Six indicators that warrant a workplace investigation
By Audra Hedberg, PHR, PHRca, SHRM-CP, Senior Compliance Consultant at Trüpp
and Elizabeth Berg, eLearning Program Manager at Trüpp
As a business owner, manager, or human resources professional, it is important to recognize “red flags” that could result in company or even personal liability. Defining the indicators that initiate a workplace investigation not only prevents costly fines and lawsuits, but it can also protect your organization’s reputation and position in the marketplace. Employers are required to investigate after receiving an allegation of discrimination or harassment; however, several areas should trigger a workplace investigation, including the following:
1. Unofficial and official reports of misconduct
A workplace investigation should always occur when an employee, customer, vendor, or other person brings a claim of misconduct to the company. Reports can come in through a formal pathway, stem from a casual conversation, or even arise from gossip or social media comments. It is essential to be vigilant when reports or concerns are brought forward. Claims that may seem insignificant or petty on the surface may lead to substantial issues when looked at more closely.
2. Whistleblower and anonymous reports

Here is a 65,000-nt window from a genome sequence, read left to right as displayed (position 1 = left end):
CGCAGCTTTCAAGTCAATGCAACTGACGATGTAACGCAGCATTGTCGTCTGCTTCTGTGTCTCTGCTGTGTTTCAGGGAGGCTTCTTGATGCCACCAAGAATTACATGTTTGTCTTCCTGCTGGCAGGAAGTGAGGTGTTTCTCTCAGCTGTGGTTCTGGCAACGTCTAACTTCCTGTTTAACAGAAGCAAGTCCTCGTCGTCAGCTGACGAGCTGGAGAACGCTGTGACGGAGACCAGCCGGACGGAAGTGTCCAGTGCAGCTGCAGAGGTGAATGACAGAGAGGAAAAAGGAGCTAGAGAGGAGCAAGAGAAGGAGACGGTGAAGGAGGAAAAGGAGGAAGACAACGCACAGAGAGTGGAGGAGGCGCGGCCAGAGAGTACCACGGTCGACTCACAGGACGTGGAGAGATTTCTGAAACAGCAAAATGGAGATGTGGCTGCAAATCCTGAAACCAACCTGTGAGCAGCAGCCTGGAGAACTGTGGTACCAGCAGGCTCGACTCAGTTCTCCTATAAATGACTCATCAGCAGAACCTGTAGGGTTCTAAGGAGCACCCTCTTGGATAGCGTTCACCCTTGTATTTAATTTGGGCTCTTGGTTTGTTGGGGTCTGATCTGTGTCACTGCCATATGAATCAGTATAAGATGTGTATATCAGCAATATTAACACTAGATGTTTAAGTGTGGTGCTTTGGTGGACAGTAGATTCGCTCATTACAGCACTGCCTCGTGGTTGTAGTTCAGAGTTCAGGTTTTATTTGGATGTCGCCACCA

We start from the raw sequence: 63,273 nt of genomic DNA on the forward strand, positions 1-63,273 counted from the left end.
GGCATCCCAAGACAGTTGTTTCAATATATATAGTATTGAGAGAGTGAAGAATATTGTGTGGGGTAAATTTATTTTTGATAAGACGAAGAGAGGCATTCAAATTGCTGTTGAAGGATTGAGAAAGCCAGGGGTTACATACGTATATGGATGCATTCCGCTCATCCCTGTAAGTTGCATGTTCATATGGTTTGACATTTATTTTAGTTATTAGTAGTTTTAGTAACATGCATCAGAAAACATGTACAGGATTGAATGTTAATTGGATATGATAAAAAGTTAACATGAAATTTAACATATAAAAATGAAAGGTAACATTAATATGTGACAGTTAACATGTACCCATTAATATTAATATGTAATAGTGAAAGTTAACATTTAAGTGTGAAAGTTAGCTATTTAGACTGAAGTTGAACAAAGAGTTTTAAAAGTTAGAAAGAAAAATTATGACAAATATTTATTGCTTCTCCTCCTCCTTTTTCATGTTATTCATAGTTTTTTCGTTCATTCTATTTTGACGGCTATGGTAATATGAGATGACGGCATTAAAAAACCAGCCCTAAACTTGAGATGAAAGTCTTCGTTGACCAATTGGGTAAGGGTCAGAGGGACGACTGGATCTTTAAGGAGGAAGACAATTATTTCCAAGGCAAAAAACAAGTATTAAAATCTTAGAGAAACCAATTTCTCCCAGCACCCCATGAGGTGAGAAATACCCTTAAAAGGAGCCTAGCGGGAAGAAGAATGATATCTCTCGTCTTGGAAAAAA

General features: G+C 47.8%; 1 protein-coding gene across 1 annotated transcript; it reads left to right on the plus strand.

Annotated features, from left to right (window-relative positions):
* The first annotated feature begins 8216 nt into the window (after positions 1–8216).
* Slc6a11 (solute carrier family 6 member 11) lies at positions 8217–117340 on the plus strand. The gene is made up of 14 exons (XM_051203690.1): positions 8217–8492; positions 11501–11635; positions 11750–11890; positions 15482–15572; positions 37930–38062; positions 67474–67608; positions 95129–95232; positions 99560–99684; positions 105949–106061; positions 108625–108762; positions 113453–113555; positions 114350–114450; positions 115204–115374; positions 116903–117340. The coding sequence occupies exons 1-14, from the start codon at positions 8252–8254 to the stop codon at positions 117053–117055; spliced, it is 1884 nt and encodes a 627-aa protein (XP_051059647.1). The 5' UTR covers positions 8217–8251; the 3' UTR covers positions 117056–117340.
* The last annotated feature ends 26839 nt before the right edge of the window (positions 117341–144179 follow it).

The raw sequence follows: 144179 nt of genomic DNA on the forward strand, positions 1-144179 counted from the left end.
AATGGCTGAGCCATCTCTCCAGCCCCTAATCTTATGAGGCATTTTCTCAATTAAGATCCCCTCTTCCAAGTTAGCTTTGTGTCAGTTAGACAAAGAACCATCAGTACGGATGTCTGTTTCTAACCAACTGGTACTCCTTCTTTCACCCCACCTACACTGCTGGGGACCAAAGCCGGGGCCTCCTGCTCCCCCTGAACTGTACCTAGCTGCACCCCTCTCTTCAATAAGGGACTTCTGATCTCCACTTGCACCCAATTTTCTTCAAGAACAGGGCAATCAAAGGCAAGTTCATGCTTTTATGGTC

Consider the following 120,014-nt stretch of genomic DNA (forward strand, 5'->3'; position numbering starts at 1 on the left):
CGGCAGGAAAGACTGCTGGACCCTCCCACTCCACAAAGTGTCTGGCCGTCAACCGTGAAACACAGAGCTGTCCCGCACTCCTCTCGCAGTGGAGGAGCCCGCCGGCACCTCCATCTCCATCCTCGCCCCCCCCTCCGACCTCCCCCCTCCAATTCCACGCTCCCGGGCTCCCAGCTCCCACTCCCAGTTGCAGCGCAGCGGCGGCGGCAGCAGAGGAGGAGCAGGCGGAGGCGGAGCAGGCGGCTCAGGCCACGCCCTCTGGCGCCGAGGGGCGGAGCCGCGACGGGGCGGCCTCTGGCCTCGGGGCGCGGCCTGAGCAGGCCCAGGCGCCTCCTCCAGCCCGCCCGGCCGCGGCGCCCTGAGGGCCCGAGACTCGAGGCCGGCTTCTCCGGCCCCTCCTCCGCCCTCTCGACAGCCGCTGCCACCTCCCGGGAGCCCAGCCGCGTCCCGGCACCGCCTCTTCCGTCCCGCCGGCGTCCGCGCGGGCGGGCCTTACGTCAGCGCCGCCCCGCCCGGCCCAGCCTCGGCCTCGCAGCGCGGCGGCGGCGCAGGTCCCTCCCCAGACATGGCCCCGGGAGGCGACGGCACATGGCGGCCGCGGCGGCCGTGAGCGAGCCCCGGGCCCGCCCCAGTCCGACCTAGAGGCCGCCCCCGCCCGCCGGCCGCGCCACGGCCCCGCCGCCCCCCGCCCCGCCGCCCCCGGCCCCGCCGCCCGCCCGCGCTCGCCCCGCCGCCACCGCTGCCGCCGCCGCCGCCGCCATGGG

Individuals may conceal their identity when reporting misconduct, often due to fear. Generally, these reports are received through an anonymous reporting pathway such as a hotline, email, employee survey, or concern box. Although these reports can be beneficial, they also have limitations such as unverified source credibility and an inability to clarify. Regardless of perceived credibility, these reports can expose misconduct and should be investigated and documented carefully.
3. Suspicion of misconduct
Events may occur where unusual or suspicious activity is brought to the company’s attention. Observant employees and managers might notice behaviors or changes in the workplace that raise concern. When something seems awry, an investigation can confirm or refute suspicions and prevent an issue from escalating.
4. Accidents or incidents
Accidents and incidents should be documented and, if warranted, trigger an investigation. These triggers may include an undesirable event that damages property or results in potential injury or harm. If these situations cause or could lead to health and safety concerns, they should be investigated regardless of the severity.
5. Findings from an audit or during routine operations
Organizations may learn of misconduct, wrongdoing, or ethical lapses in the workplace during daily operations or through an audit. For example, reconciliations may identify ongoing financial discrepancies that should trigger an investigation.
6. Government agencies or a lawsuit
A concern may be brought to a company’s attention from a government agency or even the threat of a lawsuit. These notifications should be taken seriously and investigated promptly.
After defining the triggers that initiate an investigation, it is essential to train your HR team and supervisors to monitor for them and follow-up when they occur. It is equally important to document the preliminary research even if a thorough investigation does not result, to ensure there is a chain of custody. In some cases, it may be advantageous to consider contracting a third-party to conduct a workplace investigation. An external inquiry is especially helpful in an investigation where it will be challenging to avoid bias or the appearance of bias.